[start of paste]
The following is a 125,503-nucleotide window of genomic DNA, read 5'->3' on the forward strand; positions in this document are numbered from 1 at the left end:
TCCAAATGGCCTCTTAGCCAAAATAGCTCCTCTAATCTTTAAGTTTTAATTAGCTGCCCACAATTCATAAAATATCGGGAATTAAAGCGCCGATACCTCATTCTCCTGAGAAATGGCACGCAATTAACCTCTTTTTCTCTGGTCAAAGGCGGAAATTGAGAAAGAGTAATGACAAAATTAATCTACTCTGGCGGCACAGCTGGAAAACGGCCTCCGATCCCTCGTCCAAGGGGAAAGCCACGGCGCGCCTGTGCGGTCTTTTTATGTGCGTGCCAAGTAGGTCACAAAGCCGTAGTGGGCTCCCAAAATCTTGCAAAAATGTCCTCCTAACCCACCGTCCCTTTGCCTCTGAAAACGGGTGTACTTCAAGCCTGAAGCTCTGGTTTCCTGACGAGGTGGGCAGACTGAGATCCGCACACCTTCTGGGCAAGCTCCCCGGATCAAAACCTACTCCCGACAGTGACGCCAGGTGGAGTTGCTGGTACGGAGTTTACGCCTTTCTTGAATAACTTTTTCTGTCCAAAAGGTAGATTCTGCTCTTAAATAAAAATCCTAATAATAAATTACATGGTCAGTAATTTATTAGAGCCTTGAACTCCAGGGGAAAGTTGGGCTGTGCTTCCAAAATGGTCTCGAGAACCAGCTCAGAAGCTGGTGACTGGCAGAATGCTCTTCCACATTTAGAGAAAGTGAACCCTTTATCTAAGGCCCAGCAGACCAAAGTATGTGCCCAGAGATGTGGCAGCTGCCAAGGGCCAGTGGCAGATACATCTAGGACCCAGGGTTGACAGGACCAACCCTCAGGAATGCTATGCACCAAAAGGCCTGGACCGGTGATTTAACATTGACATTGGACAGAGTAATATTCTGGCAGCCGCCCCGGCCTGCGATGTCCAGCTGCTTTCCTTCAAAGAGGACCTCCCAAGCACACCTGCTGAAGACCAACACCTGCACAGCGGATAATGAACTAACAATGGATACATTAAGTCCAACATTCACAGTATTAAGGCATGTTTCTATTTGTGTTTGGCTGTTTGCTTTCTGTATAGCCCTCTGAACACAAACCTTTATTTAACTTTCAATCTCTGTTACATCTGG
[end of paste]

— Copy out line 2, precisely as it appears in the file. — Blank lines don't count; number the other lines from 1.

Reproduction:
TCCAAATGGCCTCTTAGCCAAAATAGCTCCTCTAATCTTTAAGTTTTAATTAGCTGCCCACAATTCATAAAATATCGGGAATTAAAGCGCCGATACCTCATTCTCCTGAGAAATGGCACGCAATTAACCTCTTTTTCTCTGGTCAAAGGCGGAAATTGAGAAAGAGTAATGACAAAATTAATCTACTCTGGCGGCACAGCTGGAAAACGGCCTCCGATCCCTCGTCCAAGGGGAAAGCCACGGCGCGCCTGTGCGGTCTTTTTATGTGCGTGCCAAGTAGGTCACAAAGCCGTAGTGGGCTCCCAAAATCTTGCAAAAATGTCCTCCTAACCCACCGTCCCTTTGCCTCTGAAAACGGGTGTACTTCAAGCCTGAAGCTCTGGTTTCCTGACGAGGTGGGCAGACTGAGATCCGCACACCTTCTGGGCAAGCTCCCCGGATCAAAACCTACTCCCGACAGTGACGCCAGGTGGAGTTGCTGGTACGGAGTTTACGCCTTTCTTGAATAACTTTTTCTGTCCAAAAGGTAGATTCTGCTCTTAAATAAAAATCCTAATAATAAATTACATGGTCAGTAATTTATTAGAGCCTTGAACTCCAGGGGAAAGTTGGGCTGTGCTTCCAAAATGGTCTCGAGAACCAGCTCAGAAGCTGGTGACTGGCAGAATGCTCTTCCACATTTAGAGAAAGTGAACCCTTTATCTAAGGCCCAGCAGACCAAAGTATGTGCCCAGAGATGTGGCAGCTGCCAAGGGCCAGTGGCAGATACATCTAGGACCCAGGGTTGACAGGACCAACCCTCAGGAATGCTATGCACCAAAAGGCCTGGACCGGTGATTTAACATTGACATTGGACAGAGTAATATTCTGGCAGCCGCCCCGGCCTGCGATGTCCAGCTGCTTTCCTTCAAAGAGGACCTCCCAAGCACACCTGCTGAAGACCAACACCTGCACAGCGGATAATGAACTAACAATGGATACATTAAGTCCAACATTCACAGTATTAAGGCATGTTTCTATTTGTGTTTGGCTGTTTGCTTTCTGTATAGCCCTCTGAACACAAACCTTTATTTAACTTTCAATCTCTGTTACATCTGG